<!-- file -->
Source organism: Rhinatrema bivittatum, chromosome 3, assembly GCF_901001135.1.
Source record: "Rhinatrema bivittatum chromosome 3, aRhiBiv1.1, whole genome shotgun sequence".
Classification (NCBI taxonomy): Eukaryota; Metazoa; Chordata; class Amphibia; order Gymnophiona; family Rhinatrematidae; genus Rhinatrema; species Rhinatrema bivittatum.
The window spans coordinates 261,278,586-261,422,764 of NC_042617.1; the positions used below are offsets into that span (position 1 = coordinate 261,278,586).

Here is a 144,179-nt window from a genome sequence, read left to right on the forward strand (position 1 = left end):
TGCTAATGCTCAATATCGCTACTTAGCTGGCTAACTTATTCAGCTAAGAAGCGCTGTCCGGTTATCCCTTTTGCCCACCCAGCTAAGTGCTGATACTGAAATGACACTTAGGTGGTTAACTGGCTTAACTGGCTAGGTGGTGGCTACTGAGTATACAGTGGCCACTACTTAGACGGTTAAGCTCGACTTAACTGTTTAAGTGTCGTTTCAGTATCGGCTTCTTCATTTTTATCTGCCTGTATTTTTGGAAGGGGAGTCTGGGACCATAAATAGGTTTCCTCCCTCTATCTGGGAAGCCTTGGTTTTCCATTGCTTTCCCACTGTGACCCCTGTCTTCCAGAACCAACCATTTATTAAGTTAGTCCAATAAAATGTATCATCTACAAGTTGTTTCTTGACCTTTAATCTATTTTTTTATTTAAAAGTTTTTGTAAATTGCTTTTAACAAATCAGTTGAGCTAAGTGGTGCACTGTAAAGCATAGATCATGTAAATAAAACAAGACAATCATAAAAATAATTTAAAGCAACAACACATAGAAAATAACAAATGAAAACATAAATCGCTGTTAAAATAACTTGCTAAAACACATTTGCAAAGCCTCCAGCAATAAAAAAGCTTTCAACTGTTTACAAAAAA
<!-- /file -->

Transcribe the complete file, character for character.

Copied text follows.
Source organism: Rhinatrema bivittatum, chromosome 3, assembly GCF_901001135.1.
Source record: "Rhinatrema bivittatum chromosome 3, aRhiBiv1.1, whole genome shotgun sequence".
Classification (NCBI taxonomy): Eukaryota; Metazoa; Chordata; class Amphibia; order Gymnophiona; family Rhinatrematidae; genus Rhinatrema; species Rhinatrema bivittatum.
The window spans coordinates 261,278,586-261,422,764 of NC_042617.1; the positions used below are offsets into that span (position 1 = coordinate 261,278,586).

Here is a 144,179-nt window from a genome sequence, read left to right on the forward strand (position 1 = left end):
TGCTAATGCTCAATATCGCTACTTAGCTGGCTAACTTATTCAGCTAAGAAGCGCTGTCCGGTTATCCCTTTTGCCCACCCAGCTAAGTGCTGATACTGAAATGACACTTAGGTGGTTAACTGGCTTAACTGGCTAGGTGGTGGCTACTGAGTATACAGTGGCCACTACTTAGACGGTTAAGCTCGACTTAACTGTTTAAGTGTCGTTTCAGTATCGGCTTCTTCATTTTTATCTGCCTGTATTTTTGGAAGGGGAGTCTGGGACCATAAATAGGTTTCCTCCCTCTATCTGGGAAGCCTTGGTTTTCCATTGCTTTCCCACTGTGACCCCTGTCTTCCAGAACCAACCATTTATTAAGTTAGTCCAATAAAATGTATCATCTACAAGTTGTTTCTTGACCTTTAATCTATTTTTTTATTTAAAAGTTTTTGTAAATTGCTTTTAACAAATCAGTTGAGCTAAGTGGTGCACTGTAAAGCATAGATCATGTAAATAAAACAAGACAATCATAAAAATAATTTAAAGCAACAACACATAGAAAATAACAAATGAAAACATAAATCGCTGTTAAAATAACTTGCTAAAACACATTTGCAAAGCCTCCAGCAATAAAAAAGCTTTCAACTGTTTACAAAAAA